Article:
Resistance Watch

Charlie Stross writes,

However, Facebook is trying to get eyeballs on ads, as is Twitter, as is Google. To do this, they fine-tune the content they show you to make it more attractive to your eyes—and by ‘attractive’ I do not mean pleasant. We humans have an evolved automatic reflex to pay attention to threats and horrors as well as pleasurable stimuli: consider the way highway traffic always slows to a crawl as it is funnelled past an accident site. The algorithms that determine what to show us when we look at Facebook or Twitter take this bias into account. You might react more strongly to a public hanging in Iran than to a couple kissing: the algorithm knows, and will show you whatever makes you pay attention.

Pointer from Tyler Cowen.

Trigger warning: lots of smug rhetoric presuming that the left is correct on climate change, net neutrality, financial regulation, etc.

Looking ahead, Stross writes,

Your phone will be aware of precisely what you like to look at on its screen. With addiction-seeking deep learning and neural-network generated images, it is in principle possible to feed you an endlessly escallating [sic] payload of arousal-maximizing inputs. It might be Facebook or Twitter messages optimized to produce outrage, or it could be porn generated by AI to appeal to kinks you aren’t even consciously aware of. But either way, the app now owns your central nervous system—and you will be monetized.

One key point on which I agree with Stross is that I am surprised and disappointed that of all of the possible ways to pay for content on the Internet, the advertising model dominates. I understand why micropayments did not take off–Clay Shirky diagnosed the “mental transactions costs” involved. But if the subscription model (what I called “clubs” in my essays from twenty years ago) were dominant, then the interests of consumers and content providers would be better aligned. With the advertising model, the relationship is necessarily adversarial. The content provider needs to grab and hold your attention, whether that works to your benefit or not. Bad consequences follow.

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15 Responses to Resistance Watch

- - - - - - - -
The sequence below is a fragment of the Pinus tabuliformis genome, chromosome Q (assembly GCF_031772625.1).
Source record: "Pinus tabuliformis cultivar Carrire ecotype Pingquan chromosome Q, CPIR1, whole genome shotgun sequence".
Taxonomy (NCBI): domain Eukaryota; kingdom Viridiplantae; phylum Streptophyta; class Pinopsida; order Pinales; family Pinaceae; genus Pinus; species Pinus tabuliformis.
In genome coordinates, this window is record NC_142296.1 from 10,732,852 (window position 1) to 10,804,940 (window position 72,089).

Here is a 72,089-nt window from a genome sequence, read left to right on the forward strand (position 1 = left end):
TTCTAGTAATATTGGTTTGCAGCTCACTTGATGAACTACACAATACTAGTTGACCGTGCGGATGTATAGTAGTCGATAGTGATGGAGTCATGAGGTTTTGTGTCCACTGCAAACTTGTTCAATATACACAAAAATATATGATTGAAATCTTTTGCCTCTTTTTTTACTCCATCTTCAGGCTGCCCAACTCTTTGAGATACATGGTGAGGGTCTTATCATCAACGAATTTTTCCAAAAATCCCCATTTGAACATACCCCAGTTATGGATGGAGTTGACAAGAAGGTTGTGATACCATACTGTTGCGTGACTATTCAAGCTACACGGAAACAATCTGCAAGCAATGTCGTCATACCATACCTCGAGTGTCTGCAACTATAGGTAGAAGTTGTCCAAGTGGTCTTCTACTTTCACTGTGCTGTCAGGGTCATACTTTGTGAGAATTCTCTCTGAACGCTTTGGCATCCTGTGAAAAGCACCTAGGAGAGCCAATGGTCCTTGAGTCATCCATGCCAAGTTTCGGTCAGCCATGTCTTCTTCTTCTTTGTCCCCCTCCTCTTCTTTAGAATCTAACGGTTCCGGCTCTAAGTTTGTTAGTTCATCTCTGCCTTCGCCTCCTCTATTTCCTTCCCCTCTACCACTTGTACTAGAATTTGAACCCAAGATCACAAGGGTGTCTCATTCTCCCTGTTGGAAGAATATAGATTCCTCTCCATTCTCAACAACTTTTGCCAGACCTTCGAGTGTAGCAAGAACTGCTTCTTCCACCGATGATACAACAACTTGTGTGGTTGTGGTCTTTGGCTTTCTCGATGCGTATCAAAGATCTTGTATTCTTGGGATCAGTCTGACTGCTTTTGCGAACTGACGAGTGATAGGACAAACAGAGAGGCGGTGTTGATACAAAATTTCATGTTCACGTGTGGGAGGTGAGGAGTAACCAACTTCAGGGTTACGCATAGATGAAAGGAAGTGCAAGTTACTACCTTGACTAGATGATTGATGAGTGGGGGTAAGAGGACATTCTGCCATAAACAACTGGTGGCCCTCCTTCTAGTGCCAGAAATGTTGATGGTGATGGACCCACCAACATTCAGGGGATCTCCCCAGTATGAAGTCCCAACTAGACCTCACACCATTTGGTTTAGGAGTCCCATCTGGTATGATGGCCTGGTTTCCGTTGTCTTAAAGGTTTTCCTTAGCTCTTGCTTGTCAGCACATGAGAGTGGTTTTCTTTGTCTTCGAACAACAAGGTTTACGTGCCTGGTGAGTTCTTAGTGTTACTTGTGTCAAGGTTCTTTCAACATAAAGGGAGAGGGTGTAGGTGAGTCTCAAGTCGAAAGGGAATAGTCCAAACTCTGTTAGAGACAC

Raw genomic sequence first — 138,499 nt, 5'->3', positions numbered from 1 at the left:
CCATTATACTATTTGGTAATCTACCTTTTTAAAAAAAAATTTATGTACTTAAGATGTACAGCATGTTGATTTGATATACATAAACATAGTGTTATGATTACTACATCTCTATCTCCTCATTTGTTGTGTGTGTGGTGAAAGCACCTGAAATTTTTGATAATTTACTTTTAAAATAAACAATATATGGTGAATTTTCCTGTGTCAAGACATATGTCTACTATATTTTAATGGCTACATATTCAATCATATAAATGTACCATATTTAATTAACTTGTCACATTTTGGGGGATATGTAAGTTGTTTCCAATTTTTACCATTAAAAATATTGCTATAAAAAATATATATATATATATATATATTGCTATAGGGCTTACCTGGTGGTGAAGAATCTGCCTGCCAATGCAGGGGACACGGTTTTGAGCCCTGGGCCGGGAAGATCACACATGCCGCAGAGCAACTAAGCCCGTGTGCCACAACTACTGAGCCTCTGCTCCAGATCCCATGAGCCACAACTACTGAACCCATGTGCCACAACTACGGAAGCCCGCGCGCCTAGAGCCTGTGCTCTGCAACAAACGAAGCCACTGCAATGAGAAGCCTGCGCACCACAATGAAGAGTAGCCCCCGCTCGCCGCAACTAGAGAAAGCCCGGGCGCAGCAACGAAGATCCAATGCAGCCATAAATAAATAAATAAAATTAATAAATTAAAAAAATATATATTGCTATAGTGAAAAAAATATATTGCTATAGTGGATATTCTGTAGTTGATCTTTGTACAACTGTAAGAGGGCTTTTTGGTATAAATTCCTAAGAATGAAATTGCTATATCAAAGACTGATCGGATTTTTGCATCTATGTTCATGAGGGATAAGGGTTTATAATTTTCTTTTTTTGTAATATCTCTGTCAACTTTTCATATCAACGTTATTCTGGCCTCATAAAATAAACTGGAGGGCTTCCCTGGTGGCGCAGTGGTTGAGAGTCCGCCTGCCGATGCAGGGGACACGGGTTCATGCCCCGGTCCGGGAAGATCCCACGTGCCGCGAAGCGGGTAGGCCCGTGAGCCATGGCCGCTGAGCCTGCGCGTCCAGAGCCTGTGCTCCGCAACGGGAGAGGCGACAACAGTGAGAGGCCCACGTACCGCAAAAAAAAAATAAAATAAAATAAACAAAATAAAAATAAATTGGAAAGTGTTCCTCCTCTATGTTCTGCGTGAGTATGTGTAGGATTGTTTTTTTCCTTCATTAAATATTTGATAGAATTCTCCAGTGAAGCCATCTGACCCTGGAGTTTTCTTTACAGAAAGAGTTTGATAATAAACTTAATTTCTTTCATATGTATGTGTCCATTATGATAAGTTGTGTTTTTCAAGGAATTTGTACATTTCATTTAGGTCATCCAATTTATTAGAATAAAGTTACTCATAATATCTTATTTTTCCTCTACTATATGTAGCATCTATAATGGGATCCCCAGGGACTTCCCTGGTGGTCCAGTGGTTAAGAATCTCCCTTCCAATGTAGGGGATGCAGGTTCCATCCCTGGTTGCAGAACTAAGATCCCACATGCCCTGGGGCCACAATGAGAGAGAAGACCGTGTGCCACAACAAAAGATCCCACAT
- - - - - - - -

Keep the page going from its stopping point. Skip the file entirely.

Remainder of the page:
1. asdf says:


    What do you think will come of this “resistance”?

    I can see a few high IQ conscientious people maybe taking phones away from their kids, but that seems like a niche solution.

    I have a feeling the only lasting impact will be leftist trying to purge alternative opinions from the internet under the guise of resistance.

    • Daisy Alexandrovna says:

      The equilibrium will likely be that smart people figure out that this stuff is terrible and will avoid it while dumb people will continue using FB, not installing ad blockers and giving their kids tablets for 8 hours per day. In other words, exposure to platforms engaged in mass behavioral modification will become like smoking, soft drinks and slot machines.

    • Handle says:

      If tech-abstinence makes a difference, there will be a success differential between tech-abstainers and techno-addicts, which enables one to use the logic of selection. In short order, that will lead to a natural status hierarchy which will reinforce the confidence of the rule-followers and encourage automatic and spontaneous social mimicry, at least for the class of people aspiring to the elite tiers.

  2. Adam says:

    “Content” is a nice general category for very broad analysis, but in these discussions it becomes something of a euphemism. For in fact, the subscription model _has_ become dominant for content: if we’re talking about video and music. I would say you’re talking about writing, but of course the book market is quite robust, and while the subscription model isn’t _dominant_ there, it exists in the form of Kindle Unlimited and similar services. Comic books, too, have been lurching towards a subscription model.

    You seem to be talking primarily about the spectrum that runs from essays to news, down to short posts and social media updates. I think it’s useful to analyze this as a distinct category rather than speaking of “content”.

  3. collin says:

    One key point on which I agree with Stross is that I am surprised and disappointed that of all of the possible ways to pay for content on the Internet, the advertising model dominates.

    Why? That dominated TV and radio so why is the internet any different?